LONDON, July 21 – England fast bowler Andrew Flintoff said there was no way captain Andrew Strauss was going to get the ball off him after he led England to a 115-run second Test victory over Australia here at Lord's.
Man-of-the-match Flintoff took five wickets for 92 runs in 27 overs, including three in an unbroken 10-over spell Monday for 43 runs as Australia, set a world record 522 to win, were bowled out for 406.
Victory meant England had won a Test against Australia at Lord’s for the first time in 75 years and saw them go 1-0 up in the series with three to play after they clung on for a draw with just one wicket standing in Cardiff.
Before this match the 31-year-old Flintoff, whose career has been blighted by injuries, announced he would retire from Test cricket at the end of this Ashes series.
But he began the process of bowing out in style, with only the third five-wicket haul of his 77-match Test career and first at Lord’s.
"It’s been a good Test match and a real team performance, there were some very special performances in this Test," the all-rounder told Sky Sports.
"It’s nice to get five wickets this morning and take the plaudits but it has been a real team effort."
Flintoff sent England on their way Monday when, with only his fourth ball, he had Brad Haddin (80) taken in the slips by Paul Collingwood. And once that happened there was no way Strauss was going to stop him before the job was.
"There was no chance!" Flintoff said. "He would have been on a losing battle there."
Strauss, whose first innings 161 helped give England a solid base on which to build, said: "I just want to give a special mention to Andrew Flintoff, who was magnificent this morning.
"To win an Ashes Test match at Lord’s is something many guys have dreamed of doing over the last 50 or 60 years or so and to be the guys who pulled it off is pretty special."
Off-spinner Graeme Swann provided excellent support to Flintoff with a return for four for 87, including the key wicket Monday of Australia vice-captain Michael Clarke whose 136 threated to spoil England’s party.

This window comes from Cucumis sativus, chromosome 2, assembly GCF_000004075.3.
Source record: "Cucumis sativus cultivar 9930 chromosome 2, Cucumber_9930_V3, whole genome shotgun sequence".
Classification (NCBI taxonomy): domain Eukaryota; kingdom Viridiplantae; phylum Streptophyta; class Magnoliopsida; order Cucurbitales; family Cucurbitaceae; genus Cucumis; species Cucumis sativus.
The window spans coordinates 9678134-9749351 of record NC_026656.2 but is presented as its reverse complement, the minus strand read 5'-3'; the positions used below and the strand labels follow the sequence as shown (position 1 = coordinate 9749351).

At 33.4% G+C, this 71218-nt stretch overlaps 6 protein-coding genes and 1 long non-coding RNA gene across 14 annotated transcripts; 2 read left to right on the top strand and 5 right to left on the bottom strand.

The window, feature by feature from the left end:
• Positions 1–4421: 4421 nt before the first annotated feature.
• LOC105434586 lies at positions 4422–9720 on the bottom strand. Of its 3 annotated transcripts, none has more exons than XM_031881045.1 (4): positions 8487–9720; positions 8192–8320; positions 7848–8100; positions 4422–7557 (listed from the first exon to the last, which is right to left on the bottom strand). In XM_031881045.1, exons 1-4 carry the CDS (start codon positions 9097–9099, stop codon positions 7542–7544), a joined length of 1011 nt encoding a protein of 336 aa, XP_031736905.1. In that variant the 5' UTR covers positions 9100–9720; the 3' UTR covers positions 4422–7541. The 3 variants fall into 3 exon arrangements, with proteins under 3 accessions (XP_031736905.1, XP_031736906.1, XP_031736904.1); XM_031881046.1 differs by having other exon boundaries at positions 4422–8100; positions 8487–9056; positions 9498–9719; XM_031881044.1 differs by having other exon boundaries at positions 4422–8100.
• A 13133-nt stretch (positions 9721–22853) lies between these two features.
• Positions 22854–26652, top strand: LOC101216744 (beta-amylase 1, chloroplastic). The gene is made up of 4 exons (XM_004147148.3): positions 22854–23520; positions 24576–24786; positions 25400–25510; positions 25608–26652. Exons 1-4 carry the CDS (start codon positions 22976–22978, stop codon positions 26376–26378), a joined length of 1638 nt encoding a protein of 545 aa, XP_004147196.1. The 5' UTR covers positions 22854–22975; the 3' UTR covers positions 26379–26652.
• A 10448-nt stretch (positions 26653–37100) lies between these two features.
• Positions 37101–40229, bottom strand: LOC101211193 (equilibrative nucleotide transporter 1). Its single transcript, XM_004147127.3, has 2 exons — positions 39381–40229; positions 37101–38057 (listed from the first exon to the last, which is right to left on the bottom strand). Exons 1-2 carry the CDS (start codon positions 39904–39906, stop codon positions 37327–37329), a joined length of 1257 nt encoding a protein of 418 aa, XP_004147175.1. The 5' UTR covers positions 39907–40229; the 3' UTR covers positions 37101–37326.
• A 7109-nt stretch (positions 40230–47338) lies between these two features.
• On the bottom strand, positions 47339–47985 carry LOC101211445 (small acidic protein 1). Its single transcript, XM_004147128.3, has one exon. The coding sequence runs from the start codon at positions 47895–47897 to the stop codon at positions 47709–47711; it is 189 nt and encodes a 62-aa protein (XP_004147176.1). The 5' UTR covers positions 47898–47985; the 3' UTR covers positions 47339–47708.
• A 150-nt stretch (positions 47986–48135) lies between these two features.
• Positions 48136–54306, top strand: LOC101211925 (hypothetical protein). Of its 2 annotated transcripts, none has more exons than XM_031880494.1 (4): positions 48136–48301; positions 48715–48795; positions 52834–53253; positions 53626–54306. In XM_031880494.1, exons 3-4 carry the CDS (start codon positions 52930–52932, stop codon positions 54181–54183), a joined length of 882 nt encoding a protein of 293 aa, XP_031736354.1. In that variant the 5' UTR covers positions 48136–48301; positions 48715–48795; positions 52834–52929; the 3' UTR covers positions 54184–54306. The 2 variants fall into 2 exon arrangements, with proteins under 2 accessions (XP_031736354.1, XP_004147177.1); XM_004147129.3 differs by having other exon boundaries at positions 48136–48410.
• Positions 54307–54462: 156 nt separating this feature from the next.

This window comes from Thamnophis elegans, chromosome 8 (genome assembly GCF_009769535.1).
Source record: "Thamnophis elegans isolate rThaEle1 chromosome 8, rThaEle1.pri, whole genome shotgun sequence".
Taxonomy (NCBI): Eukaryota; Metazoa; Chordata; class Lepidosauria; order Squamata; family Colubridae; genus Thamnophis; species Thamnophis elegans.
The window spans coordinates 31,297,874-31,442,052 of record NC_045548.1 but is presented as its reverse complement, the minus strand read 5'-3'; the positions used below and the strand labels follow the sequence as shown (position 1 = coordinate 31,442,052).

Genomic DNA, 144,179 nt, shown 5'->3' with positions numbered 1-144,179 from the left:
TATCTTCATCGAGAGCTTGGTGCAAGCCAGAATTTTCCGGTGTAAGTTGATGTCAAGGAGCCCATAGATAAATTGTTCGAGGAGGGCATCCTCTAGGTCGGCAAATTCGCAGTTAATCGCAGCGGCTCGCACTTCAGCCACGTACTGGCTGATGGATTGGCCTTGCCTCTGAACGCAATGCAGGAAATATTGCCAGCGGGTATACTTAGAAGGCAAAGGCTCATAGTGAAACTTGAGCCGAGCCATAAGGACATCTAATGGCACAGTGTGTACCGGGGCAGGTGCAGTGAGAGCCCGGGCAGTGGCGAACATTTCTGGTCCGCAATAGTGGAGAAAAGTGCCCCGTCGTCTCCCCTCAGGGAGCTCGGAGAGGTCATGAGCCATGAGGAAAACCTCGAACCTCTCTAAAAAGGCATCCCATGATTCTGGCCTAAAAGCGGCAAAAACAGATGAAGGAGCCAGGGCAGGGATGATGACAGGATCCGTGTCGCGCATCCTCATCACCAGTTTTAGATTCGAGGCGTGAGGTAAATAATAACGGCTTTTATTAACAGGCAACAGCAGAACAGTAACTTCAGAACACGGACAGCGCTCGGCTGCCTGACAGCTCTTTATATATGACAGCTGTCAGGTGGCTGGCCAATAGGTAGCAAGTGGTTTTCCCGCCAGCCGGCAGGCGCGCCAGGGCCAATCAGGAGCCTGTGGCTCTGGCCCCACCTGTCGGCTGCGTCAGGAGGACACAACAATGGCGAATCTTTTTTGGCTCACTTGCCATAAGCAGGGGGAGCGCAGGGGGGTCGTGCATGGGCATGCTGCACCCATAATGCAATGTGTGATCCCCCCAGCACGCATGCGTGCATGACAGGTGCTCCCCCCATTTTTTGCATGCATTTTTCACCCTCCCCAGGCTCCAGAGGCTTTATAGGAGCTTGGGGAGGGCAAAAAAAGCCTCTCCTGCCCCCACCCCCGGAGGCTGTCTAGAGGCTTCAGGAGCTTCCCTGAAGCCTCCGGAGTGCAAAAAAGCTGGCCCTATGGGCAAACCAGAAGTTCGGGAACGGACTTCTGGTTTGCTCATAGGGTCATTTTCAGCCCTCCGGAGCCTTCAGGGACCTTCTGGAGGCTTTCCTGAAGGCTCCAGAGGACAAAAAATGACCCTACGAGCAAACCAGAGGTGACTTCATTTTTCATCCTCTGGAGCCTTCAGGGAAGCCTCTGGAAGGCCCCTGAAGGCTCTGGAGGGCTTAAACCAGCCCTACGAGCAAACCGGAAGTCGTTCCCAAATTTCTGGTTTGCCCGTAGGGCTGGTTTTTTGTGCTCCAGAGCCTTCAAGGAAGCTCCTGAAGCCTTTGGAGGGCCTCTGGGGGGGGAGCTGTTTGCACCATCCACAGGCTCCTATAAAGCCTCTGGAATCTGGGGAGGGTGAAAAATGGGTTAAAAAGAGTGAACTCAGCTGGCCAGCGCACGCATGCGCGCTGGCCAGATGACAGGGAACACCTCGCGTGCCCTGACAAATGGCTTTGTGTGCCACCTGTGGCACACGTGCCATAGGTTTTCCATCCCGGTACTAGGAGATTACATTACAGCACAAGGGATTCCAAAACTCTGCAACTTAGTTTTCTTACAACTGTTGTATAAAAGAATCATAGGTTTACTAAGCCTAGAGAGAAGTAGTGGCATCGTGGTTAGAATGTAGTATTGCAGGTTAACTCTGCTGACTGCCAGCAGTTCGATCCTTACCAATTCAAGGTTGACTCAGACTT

"It’s unbelievable," said Swann. "Everybody was a little bit nervous and apprehensive this morning. Fred (Flintoff) getting that wicket (of Haddin) calmed everyone down."
Swann, who bowled Clarke with his second delivery Monday, a well-flighted ball," added: He held them together I think so to get him out was probably the key wicket.
"So I’ll take all the glory," he added with a grin.
Australia captain Ricky Ponting, who in 2006/07 led Australia to a 5-0 Ashes whitewash of an England team captained by Flintoff, had no complaints.
"England have been the better side from the first ball – and not only in the big moments," he said. "We just have to bounce back now."
Ponting’s men were on the wrong end of several questionable umpiring decisions during the game but he said: "They are all irrelevant now.
"At the end of the day we’ve been beaten by more than 100 runs in a Test match. We can’t change anything that happened."
There had been reports in the British press that this could be the last test for Flintoff, who has most recently been struggling with a knee problem.
But Flintoff, the star of England’s 2005 Ashes series win, insisted: "I’ve got three more Tests left and will obviously give my all in them. It’s going to be hard to get through them but I’m confident I’ll do it."
However, England coach Andy Flower warned that neither Flintoff nor star batsman Kevin Pietersen (Achilles) would be picked if they could not get through the full five days.
"He’s got to be able to guarantee he can last a full game," Flower said of Flintoff. "We’ll get medical advice to see if that is a probability."
The third Test starts at Edgbaston on July 30 and Flower, turning to Pietersen, said: "He’s been struggling with that Achilles and been in a lot of pain. There is a break between the second and third Test to assess how he is."